June 16th, 2008
03:31 PM ET

Cameroon's diseased children

By Dr. Sanjay Gupta
CNN Chief Medical Correspondent

In a small town called Akonolinga, about an hour outside Yaounde, the capital of Cameroon, a strange disease is going around that primarily affects children. It starts as an ulcer on the skin that quickly spreads. Untreated, it can start to affect the bones and eventually even get into the bloodstream. If it gets to that point, there is little that can be done, and the child will often succumb to the disease. They try everything in this small village town to not let it get to that bad. They scrape away the skin, cutting out the diseased areas. They give injections of various medicines, and they keep people in hospitals for months. I met a young boy named Naturale, who had to have his left arm amputated at the shoulder. I almost cried when I met him. By the time he came into see a doctor, the disease was too far gone, his bones literally crumbling. As I visited the clinic, I learned the name of the disease: Buruli. I also learned something that stunned me — what many in this town believe is the origin of Buruli: Witchcraft.

It goes like this — as a punishment for taking something or some other trivial thing, these children had been cursed by witches and sorcerers living in the nearby areas. Take someone else’s mango for example, and soon after the child will get an ulcer. In Naturale’s case, he was born out of wedlock, and the witches in the area thought it would be better if he were dead. I was told they cursed him with a particularly severe infection, and he barely survived. Now he stays at the hospital trying to shield himself.

Now, if you think what you are reading is too far-fetched, you may be interested to know I sat down with Ph.D-level medical anthropologist, Karen Saylors, who explained all of this to me. Along with researchers associated with Johns Hopkins, she is studying Buruli.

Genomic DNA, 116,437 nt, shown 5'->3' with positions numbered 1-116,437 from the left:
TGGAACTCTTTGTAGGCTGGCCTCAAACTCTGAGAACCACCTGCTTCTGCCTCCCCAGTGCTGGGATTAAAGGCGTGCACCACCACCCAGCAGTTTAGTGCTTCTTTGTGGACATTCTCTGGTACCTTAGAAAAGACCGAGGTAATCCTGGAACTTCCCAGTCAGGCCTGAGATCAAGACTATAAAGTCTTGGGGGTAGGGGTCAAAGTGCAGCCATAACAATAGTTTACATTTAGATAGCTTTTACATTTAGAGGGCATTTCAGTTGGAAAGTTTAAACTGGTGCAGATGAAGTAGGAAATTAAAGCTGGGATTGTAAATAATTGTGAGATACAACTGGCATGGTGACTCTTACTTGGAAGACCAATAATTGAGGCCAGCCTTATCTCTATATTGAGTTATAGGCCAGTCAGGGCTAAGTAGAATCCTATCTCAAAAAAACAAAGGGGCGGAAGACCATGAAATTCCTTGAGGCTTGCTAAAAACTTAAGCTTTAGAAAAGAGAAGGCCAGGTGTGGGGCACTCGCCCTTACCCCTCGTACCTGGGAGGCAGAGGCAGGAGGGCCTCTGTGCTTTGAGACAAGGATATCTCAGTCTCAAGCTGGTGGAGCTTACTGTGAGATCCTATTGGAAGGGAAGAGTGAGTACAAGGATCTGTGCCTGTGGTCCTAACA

Buruli ulcers have been reported in more than 30 countries, according to the World Health Organization. With the increasing geographical spread since 1980, WHO is working to improve surveillance and develop better tools to control the disease. Karen introduced me to traditional healers who knew all about placing a hex on someone and even how to cure the disease with herbs and a piece of bark.

While Karen and her colleagues don’t really buy into the idea of witchcraft, they also recognize what a widespread belief it really is here. Instead, Karen has busied herself studying the possibility that Buruli may be spread from animal to human. As it has many similarities to a staph infection, which can cause flesh to be ulcerated and seemlingly “eaten,”, the doctors are using powerful antibiotics with good success. Karen has even studied the particular traditional medicine herbs, which are often effective. What she found was that particular plant had some of the same ingredients found in streptomycin, an antibiotic.

As a doctor, it was amazing to see how this disease has been deciphered. It was also a fascinating glimpse into the connection between animals, plants and humans. Not only is the Buruli-causing pathogen most likely from an animal, but the medication used to treat it is from a local plant. And, if we look deep enough, we find this is in fact the case with many diseases.

Today, I will be in the wilderness of DRC, specifically a village called Lodja. We will be visiting a monkeypox surveillance clinic. I promise to report back on how the locals here are working to contain the virus so it doesn’t spread around the world. I can’t help be struck by the fact that we are in the middle of a very strong interface between man and animal. It has been here for millions of years, but it is only now that we are starting to understand its awesome culture, power and possible danger.  revised 6/19/2008

Editor's Note: Medical news is a popular but sensitive subject rooted in science. We receive many comments on this blog each day; not all are posted. Our hope is that much will be learned from the sharing of useful information and personal experiences based on the medical and health topics of the blog. We encourage you to focus your comments on those medical and health topics and we appreciate your input. Thank you for your participation.